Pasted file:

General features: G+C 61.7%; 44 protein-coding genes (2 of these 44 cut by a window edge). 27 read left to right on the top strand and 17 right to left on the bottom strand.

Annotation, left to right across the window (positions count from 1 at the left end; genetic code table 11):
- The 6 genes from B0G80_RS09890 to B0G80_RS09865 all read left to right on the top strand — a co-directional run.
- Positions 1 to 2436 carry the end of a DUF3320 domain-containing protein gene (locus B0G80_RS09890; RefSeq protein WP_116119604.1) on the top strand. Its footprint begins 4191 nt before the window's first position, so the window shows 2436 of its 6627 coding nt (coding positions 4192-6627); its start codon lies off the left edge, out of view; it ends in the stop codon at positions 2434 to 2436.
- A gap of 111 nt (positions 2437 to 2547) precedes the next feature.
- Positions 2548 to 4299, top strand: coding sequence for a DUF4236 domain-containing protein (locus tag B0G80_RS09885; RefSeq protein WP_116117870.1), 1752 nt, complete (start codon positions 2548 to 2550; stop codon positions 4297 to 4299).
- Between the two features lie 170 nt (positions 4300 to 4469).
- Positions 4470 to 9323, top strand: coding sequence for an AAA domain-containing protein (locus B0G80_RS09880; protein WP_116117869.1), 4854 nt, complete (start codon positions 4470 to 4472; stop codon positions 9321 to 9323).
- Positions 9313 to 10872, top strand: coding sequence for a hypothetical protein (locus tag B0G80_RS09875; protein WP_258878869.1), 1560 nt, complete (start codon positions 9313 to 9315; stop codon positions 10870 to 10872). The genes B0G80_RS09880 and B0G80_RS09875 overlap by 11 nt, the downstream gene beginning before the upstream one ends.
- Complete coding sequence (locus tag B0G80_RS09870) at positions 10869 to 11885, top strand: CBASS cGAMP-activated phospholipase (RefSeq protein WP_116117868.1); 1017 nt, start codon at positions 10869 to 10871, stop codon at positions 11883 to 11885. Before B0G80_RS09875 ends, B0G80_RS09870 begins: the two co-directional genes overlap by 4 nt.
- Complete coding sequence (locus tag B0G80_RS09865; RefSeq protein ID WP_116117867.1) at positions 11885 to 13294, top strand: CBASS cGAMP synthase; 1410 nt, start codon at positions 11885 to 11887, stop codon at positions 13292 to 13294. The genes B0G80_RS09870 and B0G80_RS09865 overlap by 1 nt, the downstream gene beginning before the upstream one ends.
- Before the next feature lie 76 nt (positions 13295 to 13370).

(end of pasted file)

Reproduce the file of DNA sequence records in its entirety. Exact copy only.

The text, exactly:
General features: G+C 61.7%; 44 protein-coding genes (2 of these 44 cut by a window edge). 27 read left to right on the top strand and 17 right to left on the bottom strand.

Annotation, left to right across the window (positions count from 1 at the left end; genetic code table 11):
- The 6 genes from B0G80_RS09890 to B0G80_RS09865 all read left to right on the top strand — a co-directional run.
- Positions 1 to 2436 carry the end of a DUF3320 domain-containing protein gene (locus B0G80_RS09890; RefSeq protein WP_116119604.1) on the top strand. Its footprint begins 4191 nt before the window's first position, so the window shows 2436 of its 6627 coding nt (coding positions 4192-6627); its start codon lies off the left edge, out of view; it ends in the stop codon at positions 2434 to 2436.
- A gap of 111 nt (positions 2437 to 2547) precedes the next feature.
- Positions 2548 to 4299, top strand: coding sequence for a DUF4236 domain-containing protein (locus tag B0G80_RS09885; RefSeq protein WP_116117870.1), 1752 nt, complete (start codon positions 2548 to 2550; stop codon positions 4297 to 4299).
- Between the two features lie 170 nt (positions 4300 to 4469).
- Positions 4470 to 9323, top strand: coding sequence for an AAA domain-containing protein (locus B0G80_RS09880; protein WP_116117869.1), 4854 nt, complete (start codon positions 4470 to 4472; stop codon positions 9321 to 9323).
- Positions 9313 to 10872, top strand: coding sequence for a hypothetical protein (locus tag B0G80_RS09875; protein WP_258878869.1), 1560 nt, complete (start codon positions 9313 to 9315; stop codon positions 10870 to 10872). The genes B0G80_RS09880 and B0G80_RS09875 overlap by 11 nt, the downstream gene beginning before the upstream one ends.
- Complete coding sequence (locus tag B0G80_RS09870) at positions 10869 to 11885, top strand: CBASS cGAMP-activated phospholipase (RefSeq protein WP_116117868.1); 1017 nt, start codon at positions 10869 to 10871, stop codon at positions 11883 to 11885. Before B0G80_RS09875 ends, B0G80_RS09870 begins: the two co-directional genes overlap by 4 nt.
- Complete coding sequence (locus tag B0G80_RS09865; RefSeq protein ID WP_116117867.1) at positions 11885 to 13294, top strand: CBASS cGAMP synthase; 1410 nt, start codon at positions 11885 to 11887, stop codon at positions 13292 to 13294. The genes B0G80_RS09870 and B0G80_RS09865 overlap by 1 nt, the downstream gene beginning before the upstream one ends.
- Before the next feature lie 76 nt (positions 13295 to 13370).